6,139 veterans in 2017. 541 members of the active-duty military, Reserve and National Guard in 2018. 186 military family members in 2018. These numbers don’t just represent our suicide numbers. Each suicide is a human life lost, with loved ones, units and friends left behind. The cost is too high.
In our country, only 1% volunteer to serve and protect our Constitution; our nation is grateful for their service. The Departments of Defense and Veterans Affairs must, and will, do better for our military members, veterans and their families. We don’t accept these numbers, nor are we complacent.
We are seeing unprecedented efforts to increase access to care, reduce stigma and build coping skills. We are seeing unprecedented commitment at the highest levels to prevent suicide within our communities. But no organization, agency or effort can alone end suicide. The most recent data shows that national suicide rates are also rising.
OUR VIEW: This Veterans Day, know that the U.S. military is losing on the suicide front
The Pentagon (Photo: Charles Dharapak/AP)
As psychologists, there is little someone can say to cause us pause. We know about pain, trauma and catastrophic events that uproot even the most stoic. We, too, have had life experiences that shook our ground. When we see suicide numbers, we don’t see “them,” we see “us.”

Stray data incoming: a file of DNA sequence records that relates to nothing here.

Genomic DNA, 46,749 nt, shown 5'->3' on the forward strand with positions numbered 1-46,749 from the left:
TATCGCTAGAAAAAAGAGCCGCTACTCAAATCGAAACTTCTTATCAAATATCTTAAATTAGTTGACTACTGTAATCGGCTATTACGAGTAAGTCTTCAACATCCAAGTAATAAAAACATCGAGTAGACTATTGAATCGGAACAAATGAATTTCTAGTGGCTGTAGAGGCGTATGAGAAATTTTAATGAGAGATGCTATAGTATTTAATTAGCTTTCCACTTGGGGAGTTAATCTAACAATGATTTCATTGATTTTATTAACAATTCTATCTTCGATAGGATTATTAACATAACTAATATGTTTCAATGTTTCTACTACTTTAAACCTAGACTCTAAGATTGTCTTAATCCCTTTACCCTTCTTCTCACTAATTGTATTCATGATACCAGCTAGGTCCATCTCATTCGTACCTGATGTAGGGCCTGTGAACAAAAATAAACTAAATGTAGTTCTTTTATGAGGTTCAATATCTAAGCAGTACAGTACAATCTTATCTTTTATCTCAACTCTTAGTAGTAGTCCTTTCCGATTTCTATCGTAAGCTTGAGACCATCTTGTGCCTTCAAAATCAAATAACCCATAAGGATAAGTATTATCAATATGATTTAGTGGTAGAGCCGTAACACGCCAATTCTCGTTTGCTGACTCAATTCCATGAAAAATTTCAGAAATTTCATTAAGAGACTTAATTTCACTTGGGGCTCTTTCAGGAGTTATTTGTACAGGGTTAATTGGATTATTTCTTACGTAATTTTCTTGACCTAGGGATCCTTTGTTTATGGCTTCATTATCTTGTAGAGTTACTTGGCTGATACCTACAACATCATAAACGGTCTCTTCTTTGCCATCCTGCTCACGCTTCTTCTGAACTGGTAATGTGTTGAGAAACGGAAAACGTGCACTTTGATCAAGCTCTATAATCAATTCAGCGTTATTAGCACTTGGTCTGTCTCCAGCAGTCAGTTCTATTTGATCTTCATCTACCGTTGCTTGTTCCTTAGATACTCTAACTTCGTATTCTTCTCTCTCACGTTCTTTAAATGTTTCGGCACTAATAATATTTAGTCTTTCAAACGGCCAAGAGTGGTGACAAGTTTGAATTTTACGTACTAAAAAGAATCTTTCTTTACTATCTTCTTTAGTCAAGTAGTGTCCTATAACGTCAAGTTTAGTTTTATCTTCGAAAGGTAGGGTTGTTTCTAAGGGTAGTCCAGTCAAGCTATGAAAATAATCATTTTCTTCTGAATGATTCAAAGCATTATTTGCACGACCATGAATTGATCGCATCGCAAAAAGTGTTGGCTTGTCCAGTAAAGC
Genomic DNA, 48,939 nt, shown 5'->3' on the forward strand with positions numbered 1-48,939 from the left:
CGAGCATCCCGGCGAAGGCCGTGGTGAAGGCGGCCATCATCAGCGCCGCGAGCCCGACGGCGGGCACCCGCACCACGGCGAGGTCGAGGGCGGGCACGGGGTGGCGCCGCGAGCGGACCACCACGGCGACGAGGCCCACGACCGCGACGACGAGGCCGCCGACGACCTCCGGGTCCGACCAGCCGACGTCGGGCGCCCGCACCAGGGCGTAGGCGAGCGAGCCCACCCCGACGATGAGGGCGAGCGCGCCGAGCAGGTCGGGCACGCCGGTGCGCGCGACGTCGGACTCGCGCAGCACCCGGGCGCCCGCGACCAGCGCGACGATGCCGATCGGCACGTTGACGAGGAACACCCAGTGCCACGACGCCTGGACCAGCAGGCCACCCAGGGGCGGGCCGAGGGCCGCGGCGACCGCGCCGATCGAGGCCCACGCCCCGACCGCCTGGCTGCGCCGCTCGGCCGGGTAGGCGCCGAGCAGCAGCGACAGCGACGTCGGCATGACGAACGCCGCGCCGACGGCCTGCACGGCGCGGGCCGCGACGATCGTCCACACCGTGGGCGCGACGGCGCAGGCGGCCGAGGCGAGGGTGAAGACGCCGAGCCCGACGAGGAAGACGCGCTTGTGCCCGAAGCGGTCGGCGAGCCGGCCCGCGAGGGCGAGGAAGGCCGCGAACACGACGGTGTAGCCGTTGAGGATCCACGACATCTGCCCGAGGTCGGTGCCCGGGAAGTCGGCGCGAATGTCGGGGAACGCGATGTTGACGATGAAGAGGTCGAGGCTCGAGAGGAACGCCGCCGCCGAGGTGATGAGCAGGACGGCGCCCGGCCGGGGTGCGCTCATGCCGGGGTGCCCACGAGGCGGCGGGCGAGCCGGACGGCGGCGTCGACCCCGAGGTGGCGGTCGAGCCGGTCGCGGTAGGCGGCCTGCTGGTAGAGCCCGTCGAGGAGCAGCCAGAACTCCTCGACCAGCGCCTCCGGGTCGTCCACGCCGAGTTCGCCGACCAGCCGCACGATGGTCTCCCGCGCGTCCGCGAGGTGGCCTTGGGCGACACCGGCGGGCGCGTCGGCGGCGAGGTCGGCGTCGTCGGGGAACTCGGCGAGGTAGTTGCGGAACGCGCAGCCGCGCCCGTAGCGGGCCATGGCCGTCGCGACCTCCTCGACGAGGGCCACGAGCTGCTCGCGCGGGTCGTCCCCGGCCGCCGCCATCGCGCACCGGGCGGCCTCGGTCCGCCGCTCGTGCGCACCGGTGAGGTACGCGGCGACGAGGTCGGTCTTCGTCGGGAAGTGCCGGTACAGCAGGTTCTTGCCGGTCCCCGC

We see people who were hurting and couldn’t see a way out. And we may each be susceptible given certain circumstances. As long as we as a nation “suck it up” or try to “handle it,” we won’t make progress. None of us.
We must continue to reduce this stigma that is killing far too many veterans, service members and other Americans.
Talking about suicide can be scary. Uncomfortable. It shouldn’t be.
Within this short article, we can’t provide all you need to know, but there is much you should know. Know the facts and misconceptions, red flags and your own risk. Talk about it. Acknowledge that getting help is a source of strength.
We must do more. We are committed to doing better. We want your help. We can prevent suicide — together.
Find out more about suicide here.
Dr. Elizabeth P. Van Winkle is executive director of the Pentagon’s Office of Force Resiliancy. Dr. Barbara Van Dahlen is director of a suicide prevention task force at the Department of Veteran Affairs.
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